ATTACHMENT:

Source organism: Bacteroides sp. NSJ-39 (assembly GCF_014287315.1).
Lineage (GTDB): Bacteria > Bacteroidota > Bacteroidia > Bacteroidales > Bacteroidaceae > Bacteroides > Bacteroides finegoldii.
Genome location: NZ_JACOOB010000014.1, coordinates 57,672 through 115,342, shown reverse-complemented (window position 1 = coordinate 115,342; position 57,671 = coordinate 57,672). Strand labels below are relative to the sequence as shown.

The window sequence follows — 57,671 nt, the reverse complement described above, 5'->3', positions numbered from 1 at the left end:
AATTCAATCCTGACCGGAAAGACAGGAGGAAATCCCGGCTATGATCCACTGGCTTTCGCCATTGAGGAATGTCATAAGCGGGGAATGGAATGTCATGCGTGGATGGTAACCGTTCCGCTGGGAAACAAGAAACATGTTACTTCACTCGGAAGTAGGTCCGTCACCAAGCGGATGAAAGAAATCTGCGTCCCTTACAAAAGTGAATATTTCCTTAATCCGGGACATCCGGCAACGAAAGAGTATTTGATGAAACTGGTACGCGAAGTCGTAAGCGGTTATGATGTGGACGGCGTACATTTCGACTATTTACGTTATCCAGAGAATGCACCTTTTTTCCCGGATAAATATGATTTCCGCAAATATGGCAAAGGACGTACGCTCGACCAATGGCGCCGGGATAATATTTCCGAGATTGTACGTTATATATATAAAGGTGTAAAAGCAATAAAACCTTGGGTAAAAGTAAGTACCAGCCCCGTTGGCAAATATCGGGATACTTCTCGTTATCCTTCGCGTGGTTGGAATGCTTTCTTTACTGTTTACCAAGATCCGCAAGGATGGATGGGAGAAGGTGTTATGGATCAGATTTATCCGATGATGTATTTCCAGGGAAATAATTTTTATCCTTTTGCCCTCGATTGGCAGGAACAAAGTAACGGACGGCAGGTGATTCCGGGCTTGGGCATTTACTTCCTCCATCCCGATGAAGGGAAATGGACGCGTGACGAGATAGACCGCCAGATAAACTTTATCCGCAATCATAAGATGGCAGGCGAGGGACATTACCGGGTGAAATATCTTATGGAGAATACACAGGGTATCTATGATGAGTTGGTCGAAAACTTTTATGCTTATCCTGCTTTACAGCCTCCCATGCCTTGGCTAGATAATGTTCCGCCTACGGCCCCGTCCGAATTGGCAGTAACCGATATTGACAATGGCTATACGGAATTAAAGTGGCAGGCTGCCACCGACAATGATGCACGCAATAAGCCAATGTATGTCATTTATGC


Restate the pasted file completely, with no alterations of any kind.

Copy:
Source organism: Bacteroides sp. NSJ-39 (assembly GCF_014287315.1).
Lineage (GTDB): Bacteria > Bacteroidota > Bacteroidia > Bacteroidales > Bacteroidaceae > Bacteroides > Bacteroides finegoldii.
Genome location: NZ_JACOOB010000014.1, coordinates 57,672 through 115,342, shown reverse-complemented (window position 1 = coordinate 115,342; position 57,671 = coordinate 57,672). Strand labels below are relative to the sequence as shown.

The window sequence follows — 57,671 nt, the reverse complement described above, 5'->3', positions numbered from 1 at the left end:
AATTCAATCCTGACCGGAAAGACAGGAGGAAATCCCGGCTATGATCCACTGGCTTTCGCCATTGAGGAATGTCATAAGCGGGGAATGGAATGTCATGCGTGGATGGTAACCGTTCCGCTGGGAAACAAGAAACATGTTACTTCACTCGGAAGTAGGTCCGTCACCAAGCGGATGAAAGAAATCTGCGTCCCTTACAAAAGTGAATATTTCCTTAATCCGGGACATCCGGCAACGAAAGAGTATTTGATGAAACTGGTACGCGAAGTCGTAAGCGGTTATGATGTGGACGGCGTACATTTCGACTATTTACGTTATCCAGAGAATGCACCTTTTTTCCCGGATAAATATGATTTCCGCAAATATGGCAAAGGACGTACGCTCGACCAATGGCGCCGGGATAATATTTCCGAGATTGTACGTTATATATATAAAGGTGTAAAAGCAATAAAACCTTGGGTAAAAGTAAGTACCAGCCCCGTTGGCAAATATCGGGATACTTCTCGTTATCCTTCGCGTGGTTGGAATGCTTTCTTTACTGTTTACCAAGATCCGCAAGGATGGATGGGAGAAGGTGTTATGGATCAGATTTATCCGATGATGTATTTCCAGGGAAATAATTTTTATCCTTTTGCCCTCGATTGGCAGGAACAAAGTAACGGACGGCAGGTGATTCCGGGCTTGGGCATTTACTTCCTCCATCCCGATGAAGGGAAATGGACGCGTGACGAGATAGACCGCCAGATAAACTTTATCCGCAATCATAAGATGGCAGGCGAGGGACATTACCGGGTGAAATATCTTATGGAGAATACACAGGGTATCTATGATGAGTTGGTCGAAAACTTTTATGCTTATCCTGCTTTACAGCCTCCCATGCCTTGGCTAGATAATGTTCCGCCTACGGCCCCGTCCGAATTGGCAGTAACCGATATTGACAATGGCTATACGGAATTAAAGTGGCAGGCTGCCACCGACAATGATGCACGCAATAAGCCAATGTATGTCATTTATGC